Plug-and-play diagnostics

[WHOOSH] [MUSIC PLAYING] Researchers at MIT’s
Little Devices lab have developed a set
of modular blocks that can be put together
in different ways to produce diagnostic devices
for various functions, such as infection
detection and monitoring. These plug-and-play devices are
low cost, reliable, re-usable, and require little
expertise to assemble. The components
consist of a sheet of paper sandwiched
between a plastic or metal block and a plastic cover. The blocks are
color-coded by function, making it easier to
assemble for various uses. They are about half
an inch on each side and snap together
in different ways. Some of the blocks contain
channels for liquid samples to flow straight through. Some have turns and mix
multiple reagents together, allowing the user to
create diagnostics based on one reaction or
a series of reactions. Currently, this
system is being used by scientists at other
academic labs outside of MIT. The modular predefined
blocks allow the labs to forget about
developing the hardware and focus strictly
on the biochemistry. Using this system,
called ampli blocks, the MIT team is
working on devices to detect cancer, as
well as Zika virus and other infectious diseases. The blocks are inexpensive,
and they do not require refrigeration
or special handling, making them appealing for
use in the developing world. Paper diagnostics are usually
write one, read once systems. However, ampli blocks
can be sterilized in use for additional reactions
without additional hardware costs. The MIT team says
their long-term goal is to enable small, low
resources laboratories to generate their own libraries
of plug-and-play diagnostics to treat their local patient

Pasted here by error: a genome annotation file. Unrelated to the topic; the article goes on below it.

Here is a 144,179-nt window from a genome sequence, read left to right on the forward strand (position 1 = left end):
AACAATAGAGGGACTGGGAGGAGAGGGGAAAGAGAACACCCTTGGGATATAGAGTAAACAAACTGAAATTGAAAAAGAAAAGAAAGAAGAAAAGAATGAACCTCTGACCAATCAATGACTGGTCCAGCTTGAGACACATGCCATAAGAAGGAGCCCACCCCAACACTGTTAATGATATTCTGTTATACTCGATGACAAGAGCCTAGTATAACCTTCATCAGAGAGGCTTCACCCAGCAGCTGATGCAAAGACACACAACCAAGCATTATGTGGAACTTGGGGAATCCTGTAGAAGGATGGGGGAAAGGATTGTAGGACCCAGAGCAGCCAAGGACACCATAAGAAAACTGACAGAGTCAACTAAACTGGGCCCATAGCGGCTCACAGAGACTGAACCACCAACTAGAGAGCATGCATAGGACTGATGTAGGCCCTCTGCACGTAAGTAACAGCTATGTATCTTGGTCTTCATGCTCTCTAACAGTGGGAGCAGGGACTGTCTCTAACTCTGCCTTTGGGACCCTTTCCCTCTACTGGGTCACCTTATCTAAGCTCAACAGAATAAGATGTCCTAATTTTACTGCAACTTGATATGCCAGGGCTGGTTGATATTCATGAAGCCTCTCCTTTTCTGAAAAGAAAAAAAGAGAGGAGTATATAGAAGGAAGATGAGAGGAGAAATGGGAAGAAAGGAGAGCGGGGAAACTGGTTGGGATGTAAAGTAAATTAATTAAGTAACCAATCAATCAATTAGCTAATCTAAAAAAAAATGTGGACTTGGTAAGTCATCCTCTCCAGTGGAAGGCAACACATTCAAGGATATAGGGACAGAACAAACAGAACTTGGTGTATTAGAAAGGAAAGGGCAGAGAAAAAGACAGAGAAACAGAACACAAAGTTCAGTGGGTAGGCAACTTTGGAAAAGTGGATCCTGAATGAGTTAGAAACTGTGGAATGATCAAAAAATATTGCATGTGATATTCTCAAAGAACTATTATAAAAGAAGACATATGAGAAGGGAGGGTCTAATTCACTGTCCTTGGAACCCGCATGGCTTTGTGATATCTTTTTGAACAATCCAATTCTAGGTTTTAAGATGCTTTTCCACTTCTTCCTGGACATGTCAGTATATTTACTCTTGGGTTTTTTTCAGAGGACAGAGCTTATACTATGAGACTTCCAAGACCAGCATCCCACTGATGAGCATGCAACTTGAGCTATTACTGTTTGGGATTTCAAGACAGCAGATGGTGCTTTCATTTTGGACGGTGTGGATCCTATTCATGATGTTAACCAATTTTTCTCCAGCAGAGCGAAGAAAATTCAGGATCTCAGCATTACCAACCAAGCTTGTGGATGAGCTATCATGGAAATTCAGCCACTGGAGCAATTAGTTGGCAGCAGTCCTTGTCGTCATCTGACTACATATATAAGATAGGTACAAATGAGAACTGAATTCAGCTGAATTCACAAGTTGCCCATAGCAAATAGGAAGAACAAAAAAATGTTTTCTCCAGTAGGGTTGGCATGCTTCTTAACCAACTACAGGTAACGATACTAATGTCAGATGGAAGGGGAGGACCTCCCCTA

populations independently. They have already sent them to
labs in Chile and Nicaragua, where they have been
used to develop devices to monitor
tuberculosis treatment and to test for a genetic
variant that makes malaria more difficult to treat. The team is now working on
tests for human papillomavirus and Lyme disease, among others. Since the ultimate goal
is to get the technology into the hands of
small labs globally, the researchers are
investigating large scale manufacturing techniques and
hope to launch a company soon so they can manufacture
and distribute the kits around the world.

20 Replies to “Plug-and-play diagnostics”

  1. First they spread Cancer (Starbucks)
    Then they sell you these
    They make money
    Then they bomb your country / bully trade allies
    End of story

  2. can someone explain how liquid on strips of paper is helping with diagnostics? it just looks like a toy to me

  3. I like that idea. But is there any benefit to just having all the papers in special blocks, than just dip the strips one by one, or even bundled together? This seems more like a neat surface-tension based gimmick.

  4. It would be faster to have any multiple screen tests by this new invention high tech and get results within just few minutes instead of waiting for at fast as least 3 days. I like it and just wonder any investors by this Shark Tank TV program. That rocks the lab business industry……………… shock shock shark………………………….. STF……………………………….

Leave a Reply

Your email address will not be published. Required fields are marked *